were more quiet. laries to officers, and various contingent ex- Mr. Pæzold, in January 1809, visited the penses. The receipts are

to a similar Christians at Pullicat, to whom he preache amount, and consist of, benefactions and le- several times. He administered the Lord gacies, 1,1771.- subscriptions from members Supper tothirty-nine Portuguese and twenty3,033-receipts for books, &c. 6,2301. (be- three Malabar Christians, and baptizesides 5,000l. of arrears still due)-dividends twenty-three children. He also visited an of various funds, of wbich 646l. are specie consoled the aged and infirm. In Februar fically for the East India missions, about he went to St. Thomas's Mount, and on bi 5,1001. The remainder consists of a re- arrival found all the good people assemble mission of the Income tax, 308l. and the pro- to hear the Gospel preached to them in their duce of an estate, 168l. The account of the own language. Two Roman Catholics were society's funds is followed by a statement, received into the congregation, and sever. which has also been separately circulated, heathens were publicly examined and bapwith a view to repel a prevalent opinion tized, who had been under instruction the that the income of the Society exceeds its some tinue. Before he departed, the people annual expenditure, and is in an accumulating gave him the contents of their alms-bos, state, and to prevent the donations which about nine pagodas, for their poor fellow would otherwise be made to them from being Christians at Pullicat; and though poot diverted into other channels. So far is this themselves, they promised, should God bless opinion from being correct, that in the year their undertakings, tu continue their weekly ending April 1809, it was necessary to sell collections for the same purpose.

Mr. 1,765l. three per cent, stock to meet the ex- Pæzold has sent extracts from his diary, froma cess of their expenditure over their income; which it appears, that the religious duties of and at the last audit a sum of 3,0201. re- the mission had been regularly performed by mained due to the bookseller and printer, himself, in conjunction with the catechists which was orer and above the amount of their and schoolmasters. The number of comreceipts for the year. The Board, however, municants in the native congregations on trust, that that gracious Providence, which Easter day, was nearly 200, who were all for more than a century past has enabled quiet and peaceable Christians. them to carry on their designs for promoting The Rev. Mr. Holzberg writes from Cad. Christian knowledge, and editying the body dalore, that his labours in the mission bave of Christ, will still furnish the means by been uninterrupted. In both the English - which these objects may be pursued with in- and Malabar congregations wany have beard creased activity and vigour." We very sin. the word profitably. His school, consisting cerely hope that this may be the case, and of twenty children, was under the care of that the Society for promoting Christian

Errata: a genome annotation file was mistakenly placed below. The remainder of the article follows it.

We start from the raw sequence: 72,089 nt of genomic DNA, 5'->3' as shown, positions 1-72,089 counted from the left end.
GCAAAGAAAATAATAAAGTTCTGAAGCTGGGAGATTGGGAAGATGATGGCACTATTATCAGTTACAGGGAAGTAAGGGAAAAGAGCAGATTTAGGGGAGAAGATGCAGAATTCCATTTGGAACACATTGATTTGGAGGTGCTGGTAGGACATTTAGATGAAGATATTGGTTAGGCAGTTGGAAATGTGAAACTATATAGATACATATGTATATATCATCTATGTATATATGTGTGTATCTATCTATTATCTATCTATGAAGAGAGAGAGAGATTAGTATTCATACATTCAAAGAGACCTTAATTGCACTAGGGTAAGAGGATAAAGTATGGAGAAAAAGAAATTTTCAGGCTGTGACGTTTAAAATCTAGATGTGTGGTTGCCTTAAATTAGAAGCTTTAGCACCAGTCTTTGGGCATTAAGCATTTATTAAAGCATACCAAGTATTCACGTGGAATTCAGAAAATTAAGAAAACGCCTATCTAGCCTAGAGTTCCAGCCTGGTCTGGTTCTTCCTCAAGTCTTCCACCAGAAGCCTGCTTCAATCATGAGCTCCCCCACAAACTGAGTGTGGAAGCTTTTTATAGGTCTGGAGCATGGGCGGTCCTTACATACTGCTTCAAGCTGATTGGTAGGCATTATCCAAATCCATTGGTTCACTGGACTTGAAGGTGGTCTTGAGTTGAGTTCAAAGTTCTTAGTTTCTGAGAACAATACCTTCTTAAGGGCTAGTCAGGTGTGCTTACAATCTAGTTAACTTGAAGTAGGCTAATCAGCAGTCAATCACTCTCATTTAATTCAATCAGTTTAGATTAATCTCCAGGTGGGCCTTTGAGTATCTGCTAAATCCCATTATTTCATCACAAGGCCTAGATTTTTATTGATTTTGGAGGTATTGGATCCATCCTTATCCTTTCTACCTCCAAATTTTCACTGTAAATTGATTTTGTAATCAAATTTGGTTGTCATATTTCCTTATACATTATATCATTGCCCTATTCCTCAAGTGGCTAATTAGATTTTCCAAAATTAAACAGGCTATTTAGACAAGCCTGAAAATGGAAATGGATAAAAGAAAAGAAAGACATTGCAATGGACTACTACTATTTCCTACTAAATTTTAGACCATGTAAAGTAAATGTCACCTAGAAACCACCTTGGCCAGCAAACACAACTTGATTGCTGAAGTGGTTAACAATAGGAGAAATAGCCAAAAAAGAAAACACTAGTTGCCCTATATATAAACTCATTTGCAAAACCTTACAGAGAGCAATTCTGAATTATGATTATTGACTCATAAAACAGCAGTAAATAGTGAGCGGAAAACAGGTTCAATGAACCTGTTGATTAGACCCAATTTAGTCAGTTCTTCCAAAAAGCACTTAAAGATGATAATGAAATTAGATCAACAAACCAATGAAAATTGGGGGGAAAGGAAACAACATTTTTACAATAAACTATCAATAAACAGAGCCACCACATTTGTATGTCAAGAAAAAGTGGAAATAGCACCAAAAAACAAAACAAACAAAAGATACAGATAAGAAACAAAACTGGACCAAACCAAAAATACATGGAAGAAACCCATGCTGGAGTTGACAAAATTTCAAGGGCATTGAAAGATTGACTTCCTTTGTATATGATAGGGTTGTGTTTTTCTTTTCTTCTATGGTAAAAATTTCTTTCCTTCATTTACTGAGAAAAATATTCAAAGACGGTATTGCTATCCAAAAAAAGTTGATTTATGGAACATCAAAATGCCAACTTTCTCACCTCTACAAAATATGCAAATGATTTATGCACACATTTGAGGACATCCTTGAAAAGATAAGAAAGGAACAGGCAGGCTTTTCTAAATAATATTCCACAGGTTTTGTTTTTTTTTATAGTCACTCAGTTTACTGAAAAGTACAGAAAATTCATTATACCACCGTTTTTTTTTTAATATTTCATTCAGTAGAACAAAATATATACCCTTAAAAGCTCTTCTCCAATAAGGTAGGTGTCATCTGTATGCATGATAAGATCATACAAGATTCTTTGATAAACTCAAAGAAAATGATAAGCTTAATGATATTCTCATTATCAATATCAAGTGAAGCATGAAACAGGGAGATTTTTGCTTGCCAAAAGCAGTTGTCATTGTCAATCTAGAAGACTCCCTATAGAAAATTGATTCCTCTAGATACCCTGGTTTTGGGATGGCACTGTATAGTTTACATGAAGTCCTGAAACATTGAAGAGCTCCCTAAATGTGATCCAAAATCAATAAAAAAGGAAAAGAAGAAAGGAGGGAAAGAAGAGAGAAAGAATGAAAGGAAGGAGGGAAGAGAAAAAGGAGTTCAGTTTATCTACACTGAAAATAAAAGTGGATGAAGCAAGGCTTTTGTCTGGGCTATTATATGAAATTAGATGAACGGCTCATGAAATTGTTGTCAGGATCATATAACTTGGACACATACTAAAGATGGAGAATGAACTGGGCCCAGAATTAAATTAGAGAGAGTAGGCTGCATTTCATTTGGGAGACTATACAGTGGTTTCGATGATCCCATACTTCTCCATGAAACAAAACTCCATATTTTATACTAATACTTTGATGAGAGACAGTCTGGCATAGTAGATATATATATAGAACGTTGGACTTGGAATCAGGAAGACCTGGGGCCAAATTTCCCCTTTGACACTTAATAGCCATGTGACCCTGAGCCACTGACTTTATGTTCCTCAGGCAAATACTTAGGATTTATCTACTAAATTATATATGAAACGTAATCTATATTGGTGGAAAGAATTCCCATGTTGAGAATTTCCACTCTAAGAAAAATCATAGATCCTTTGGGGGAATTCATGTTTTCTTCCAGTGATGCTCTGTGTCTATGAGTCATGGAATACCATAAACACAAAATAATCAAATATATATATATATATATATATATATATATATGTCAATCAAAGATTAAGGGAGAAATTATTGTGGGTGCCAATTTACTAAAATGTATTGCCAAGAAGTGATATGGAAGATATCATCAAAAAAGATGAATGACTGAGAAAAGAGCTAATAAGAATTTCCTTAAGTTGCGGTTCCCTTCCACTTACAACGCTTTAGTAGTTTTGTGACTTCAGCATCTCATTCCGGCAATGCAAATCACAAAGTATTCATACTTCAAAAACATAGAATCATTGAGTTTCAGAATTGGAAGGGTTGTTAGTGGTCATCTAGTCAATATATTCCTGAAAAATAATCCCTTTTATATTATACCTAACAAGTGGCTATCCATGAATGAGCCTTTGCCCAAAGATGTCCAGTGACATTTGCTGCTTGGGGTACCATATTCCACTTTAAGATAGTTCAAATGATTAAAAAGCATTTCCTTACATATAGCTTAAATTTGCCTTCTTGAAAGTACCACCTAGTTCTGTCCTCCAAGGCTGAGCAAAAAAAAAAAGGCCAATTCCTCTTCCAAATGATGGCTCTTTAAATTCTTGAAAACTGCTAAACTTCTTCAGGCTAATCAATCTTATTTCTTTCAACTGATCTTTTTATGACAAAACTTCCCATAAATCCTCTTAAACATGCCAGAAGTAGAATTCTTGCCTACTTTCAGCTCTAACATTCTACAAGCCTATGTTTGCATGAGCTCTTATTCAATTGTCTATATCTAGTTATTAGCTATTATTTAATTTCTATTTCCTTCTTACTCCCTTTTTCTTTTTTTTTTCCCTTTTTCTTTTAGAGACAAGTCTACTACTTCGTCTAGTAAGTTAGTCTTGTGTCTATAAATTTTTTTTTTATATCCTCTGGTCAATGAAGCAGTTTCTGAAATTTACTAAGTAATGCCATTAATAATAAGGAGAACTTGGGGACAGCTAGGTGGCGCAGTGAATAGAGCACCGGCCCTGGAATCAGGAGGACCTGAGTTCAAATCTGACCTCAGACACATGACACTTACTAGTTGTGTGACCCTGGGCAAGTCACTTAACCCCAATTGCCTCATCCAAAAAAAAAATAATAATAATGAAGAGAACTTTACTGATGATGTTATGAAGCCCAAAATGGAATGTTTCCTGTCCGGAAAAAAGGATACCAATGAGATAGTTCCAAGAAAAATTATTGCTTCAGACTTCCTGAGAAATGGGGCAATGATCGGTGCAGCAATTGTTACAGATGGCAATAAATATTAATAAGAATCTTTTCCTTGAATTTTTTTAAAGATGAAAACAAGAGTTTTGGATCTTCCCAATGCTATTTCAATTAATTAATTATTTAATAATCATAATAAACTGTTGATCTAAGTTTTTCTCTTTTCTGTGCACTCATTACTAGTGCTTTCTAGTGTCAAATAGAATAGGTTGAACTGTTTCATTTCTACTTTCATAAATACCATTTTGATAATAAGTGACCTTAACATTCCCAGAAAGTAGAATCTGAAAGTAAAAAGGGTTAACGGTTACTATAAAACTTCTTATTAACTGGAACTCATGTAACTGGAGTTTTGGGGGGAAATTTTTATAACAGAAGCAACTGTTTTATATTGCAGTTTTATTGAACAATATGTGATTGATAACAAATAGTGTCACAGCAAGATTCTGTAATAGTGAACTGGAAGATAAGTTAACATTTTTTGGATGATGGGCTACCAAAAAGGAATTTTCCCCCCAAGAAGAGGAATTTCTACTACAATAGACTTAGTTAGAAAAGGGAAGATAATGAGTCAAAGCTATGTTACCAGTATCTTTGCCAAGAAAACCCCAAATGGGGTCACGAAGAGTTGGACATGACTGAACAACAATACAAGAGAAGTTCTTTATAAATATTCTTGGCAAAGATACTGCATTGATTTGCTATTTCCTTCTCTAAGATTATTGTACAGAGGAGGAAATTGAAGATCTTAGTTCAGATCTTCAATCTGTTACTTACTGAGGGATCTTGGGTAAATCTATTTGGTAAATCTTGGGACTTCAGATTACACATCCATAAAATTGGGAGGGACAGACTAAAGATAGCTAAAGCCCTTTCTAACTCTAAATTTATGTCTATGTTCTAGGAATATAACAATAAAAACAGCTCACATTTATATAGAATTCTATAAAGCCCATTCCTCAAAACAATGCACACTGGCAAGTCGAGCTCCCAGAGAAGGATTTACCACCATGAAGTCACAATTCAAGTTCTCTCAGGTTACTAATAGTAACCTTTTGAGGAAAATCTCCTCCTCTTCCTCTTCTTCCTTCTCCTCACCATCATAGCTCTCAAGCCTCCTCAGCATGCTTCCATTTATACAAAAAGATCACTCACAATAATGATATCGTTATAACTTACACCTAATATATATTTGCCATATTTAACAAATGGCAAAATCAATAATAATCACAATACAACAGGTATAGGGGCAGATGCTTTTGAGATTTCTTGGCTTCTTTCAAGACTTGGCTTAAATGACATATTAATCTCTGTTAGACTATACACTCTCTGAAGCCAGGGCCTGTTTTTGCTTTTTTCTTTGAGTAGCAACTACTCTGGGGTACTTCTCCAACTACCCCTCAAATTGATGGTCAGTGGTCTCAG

a very able and worthy schoolinaster, called Knowledge, laying aside all prejudice and Pitshey-Matton, who had been recommended partial affection, will devote itself with by Mr. Kolhoff, of Tanjore. In 1806, he had energy and simplicity to the one great object baptized nineteen children and six adults: af its institution, the universal dissemi- the communicants were eighty-two.